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Taiwan delivers protest letter to WHA over 'one China' reference

Taiwan delivers protest letter to WHA over 'one China' reference

Taiwan's health minister has delivered a protest letter to the World Health Assembly (WHA) to complain about its reference to the "one China" principle in its invitation for Taiwan to attend this year's WHA as an observer.

Lin Tzou-yien (林奏延) told the press Wednesday that he delivered the letter in person May 23 to a legal counsel of the World Health Organization (WHO) -- asking the person to hand over it to WHO Director-General Margaret Chan.

In the letter, he wrote that the principle behind Taiwan's attendance at the WHA is to be professional and pragmatic, and to contribute to and participate in the global health system, Lin said when he revealed the content of the letter to reporters.

He also pointed out that Taiwan's participation has nothing to do with politics or the "one China" principle, according to Lin, who is heading a Taiwan delegation attending the 2016 WHA in Geneva from May 23-28.

The letter also conveys protest over the WHA's late issuance of the invitation to Taiwan, Lin noted.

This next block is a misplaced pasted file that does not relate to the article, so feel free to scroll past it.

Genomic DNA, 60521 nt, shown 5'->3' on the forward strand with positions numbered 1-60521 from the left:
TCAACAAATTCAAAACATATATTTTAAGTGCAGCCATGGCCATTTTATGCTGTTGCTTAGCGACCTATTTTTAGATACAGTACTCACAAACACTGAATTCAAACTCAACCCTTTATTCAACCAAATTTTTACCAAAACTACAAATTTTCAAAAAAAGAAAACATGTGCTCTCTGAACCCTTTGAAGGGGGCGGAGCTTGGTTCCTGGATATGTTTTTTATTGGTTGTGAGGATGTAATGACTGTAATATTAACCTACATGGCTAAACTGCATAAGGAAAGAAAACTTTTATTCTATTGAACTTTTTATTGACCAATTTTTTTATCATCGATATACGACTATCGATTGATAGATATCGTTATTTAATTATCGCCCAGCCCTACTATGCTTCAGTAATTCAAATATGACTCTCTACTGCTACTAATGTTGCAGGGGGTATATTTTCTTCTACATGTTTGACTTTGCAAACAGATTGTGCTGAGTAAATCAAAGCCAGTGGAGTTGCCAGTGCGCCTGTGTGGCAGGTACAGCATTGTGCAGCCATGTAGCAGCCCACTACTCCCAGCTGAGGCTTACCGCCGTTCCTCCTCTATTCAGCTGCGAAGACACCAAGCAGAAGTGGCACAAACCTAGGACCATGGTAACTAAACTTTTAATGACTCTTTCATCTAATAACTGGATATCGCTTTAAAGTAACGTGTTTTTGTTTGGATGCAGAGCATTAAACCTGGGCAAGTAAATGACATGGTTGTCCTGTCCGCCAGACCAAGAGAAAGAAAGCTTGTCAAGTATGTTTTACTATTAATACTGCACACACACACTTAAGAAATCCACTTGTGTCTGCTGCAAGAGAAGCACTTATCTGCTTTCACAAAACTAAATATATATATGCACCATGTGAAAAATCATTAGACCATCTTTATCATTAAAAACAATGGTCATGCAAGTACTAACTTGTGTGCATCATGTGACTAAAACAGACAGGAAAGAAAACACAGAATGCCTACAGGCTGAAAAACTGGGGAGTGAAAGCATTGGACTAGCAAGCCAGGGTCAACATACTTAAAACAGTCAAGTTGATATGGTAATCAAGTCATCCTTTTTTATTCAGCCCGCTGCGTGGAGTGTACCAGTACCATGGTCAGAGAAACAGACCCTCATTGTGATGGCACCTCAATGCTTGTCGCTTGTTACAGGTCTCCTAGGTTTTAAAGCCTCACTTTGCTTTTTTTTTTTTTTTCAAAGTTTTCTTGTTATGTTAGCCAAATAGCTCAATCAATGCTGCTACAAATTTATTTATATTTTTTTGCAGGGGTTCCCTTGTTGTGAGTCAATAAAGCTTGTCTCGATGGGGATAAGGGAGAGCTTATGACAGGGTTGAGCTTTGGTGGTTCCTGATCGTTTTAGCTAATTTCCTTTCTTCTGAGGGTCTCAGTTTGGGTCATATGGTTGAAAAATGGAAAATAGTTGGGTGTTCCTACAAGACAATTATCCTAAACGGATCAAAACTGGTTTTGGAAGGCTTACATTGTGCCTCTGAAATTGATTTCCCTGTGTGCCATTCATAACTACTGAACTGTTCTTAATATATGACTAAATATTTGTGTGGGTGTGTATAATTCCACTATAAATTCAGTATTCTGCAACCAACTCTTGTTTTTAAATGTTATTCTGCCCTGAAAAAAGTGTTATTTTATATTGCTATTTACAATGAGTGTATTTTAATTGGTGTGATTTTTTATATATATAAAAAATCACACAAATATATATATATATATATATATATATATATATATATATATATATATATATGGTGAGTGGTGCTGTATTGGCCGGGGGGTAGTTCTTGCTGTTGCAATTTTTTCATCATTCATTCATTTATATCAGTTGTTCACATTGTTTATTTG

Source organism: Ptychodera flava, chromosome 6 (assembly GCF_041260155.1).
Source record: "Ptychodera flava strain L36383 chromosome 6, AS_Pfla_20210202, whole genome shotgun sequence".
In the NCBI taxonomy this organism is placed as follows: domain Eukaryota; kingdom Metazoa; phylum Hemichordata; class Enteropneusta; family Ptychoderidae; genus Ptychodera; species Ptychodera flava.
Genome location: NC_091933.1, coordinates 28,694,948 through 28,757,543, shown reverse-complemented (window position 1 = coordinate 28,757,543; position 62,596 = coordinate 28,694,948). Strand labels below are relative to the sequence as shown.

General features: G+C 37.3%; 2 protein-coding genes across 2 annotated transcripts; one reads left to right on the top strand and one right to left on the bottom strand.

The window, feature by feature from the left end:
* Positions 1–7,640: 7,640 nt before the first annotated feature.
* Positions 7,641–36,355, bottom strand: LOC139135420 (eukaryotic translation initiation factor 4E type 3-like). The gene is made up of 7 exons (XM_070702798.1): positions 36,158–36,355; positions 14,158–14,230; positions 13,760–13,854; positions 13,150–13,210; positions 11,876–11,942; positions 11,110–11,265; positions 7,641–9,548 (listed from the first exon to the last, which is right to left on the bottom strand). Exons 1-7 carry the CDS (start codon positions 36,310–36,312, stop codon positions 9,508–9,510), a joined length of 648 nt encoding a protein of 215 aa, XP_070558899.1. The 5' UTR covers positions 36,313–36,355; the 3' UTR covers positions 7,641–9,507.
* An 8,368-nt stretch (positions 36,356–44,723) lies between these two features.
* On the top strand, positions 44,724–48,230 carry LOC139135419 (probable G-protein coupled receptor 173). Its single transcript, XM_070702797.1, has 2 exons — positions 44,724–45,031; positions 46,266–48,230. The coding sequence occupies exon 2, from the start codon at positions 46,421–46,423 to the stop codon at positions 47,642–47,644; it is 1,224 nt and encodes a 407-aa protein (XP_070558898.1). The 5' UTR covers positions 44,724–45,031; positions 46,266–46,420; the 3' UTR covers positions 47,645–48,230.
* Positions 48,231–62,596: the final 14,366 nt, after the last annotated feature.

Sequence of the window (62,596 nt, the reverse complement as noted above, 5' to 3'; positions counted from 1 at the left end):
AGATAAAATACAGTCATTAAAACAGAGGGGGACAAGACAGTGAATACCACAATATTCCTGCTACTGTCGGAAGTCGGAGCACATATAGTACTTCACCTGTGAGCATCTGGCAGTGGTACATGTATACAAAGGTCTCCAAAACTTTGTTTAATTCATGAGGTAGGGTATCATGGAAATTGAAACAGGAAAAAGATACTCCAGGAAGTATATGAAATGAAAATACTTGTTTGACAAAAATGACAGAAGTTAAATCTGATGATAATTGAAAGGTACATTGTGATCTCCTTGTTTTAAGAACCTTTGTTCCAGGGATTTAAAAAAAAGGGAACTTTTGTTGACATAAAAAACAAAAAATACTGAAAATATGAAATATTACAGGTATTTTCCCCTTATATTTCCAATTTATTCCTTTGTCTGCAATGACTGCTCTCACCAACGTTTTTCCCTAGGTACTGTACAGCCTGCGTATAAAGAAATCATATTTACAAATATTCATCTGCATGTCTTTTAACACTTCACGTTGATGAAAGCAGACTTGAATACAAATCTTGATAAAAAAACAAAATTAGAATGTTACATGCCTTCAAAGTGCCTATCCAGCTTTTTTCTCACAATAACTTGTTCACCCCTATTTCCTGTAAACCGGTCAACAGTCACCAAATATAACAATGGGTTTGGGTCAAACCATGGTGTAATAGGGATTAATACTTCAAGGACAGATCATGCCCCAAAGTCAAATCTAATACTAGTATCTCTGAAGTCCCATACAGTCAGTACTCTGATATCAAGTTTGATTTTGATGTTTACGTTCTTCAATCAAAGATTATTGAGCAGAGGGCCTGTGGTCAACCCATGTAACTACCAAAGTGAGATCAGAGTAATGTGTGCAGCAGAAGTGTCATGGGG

Taiwan, which has been taking part in various WHA activities since 2009 under the name Chinese Taipei, was issued a controversial invitation this year that made reference to the "one China" principle and the fact that Taiwan is no longer a member of the United Nations or the WHO.

For the first time ever, the invitation for Taiwan to attend the WHA as an observer mentioned United Nations Resolution No. 2758, Resolution WHA 25.1, and the "one China principle" underlying the two documents.

The first resolution was passed in the United Nations in 1971, recognizing the People's Republic of China as "the only legitimate representative of China" to the U.N. and expelling the representatives of the Republic of China -- the official name of Taiwan -- while the second resolution was adopted by the WHO in 1972 to expel the ROC.

The inclusion of the "one-China" principle in the invitation was seen in Taiwan as an attempt to denigrate the country's sovereignty.

Over the past seven years, meetings between the Taiwanese and Chinese delegations have been held on the sidelines of the WHA conference, except for 2010 and the following two years, after it was found that a WHO document had described Taiwan as a "province of China."

The controversial invitation came after Tsai Ing-wen (蔡英文) of the independence-leaning Democratic Progressive Party (DPP) won the presidential election Jan. 16, the same day the DPP swept to a landslide triumph in legislative elections. Tsai was sworn in as Taiwan's first female president May 20.

(By Emmanuelle Tzeng, Leaf Chiang and Elizabeth Hsu)
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Updated : 2021-04-20 16:42 GMT+08:00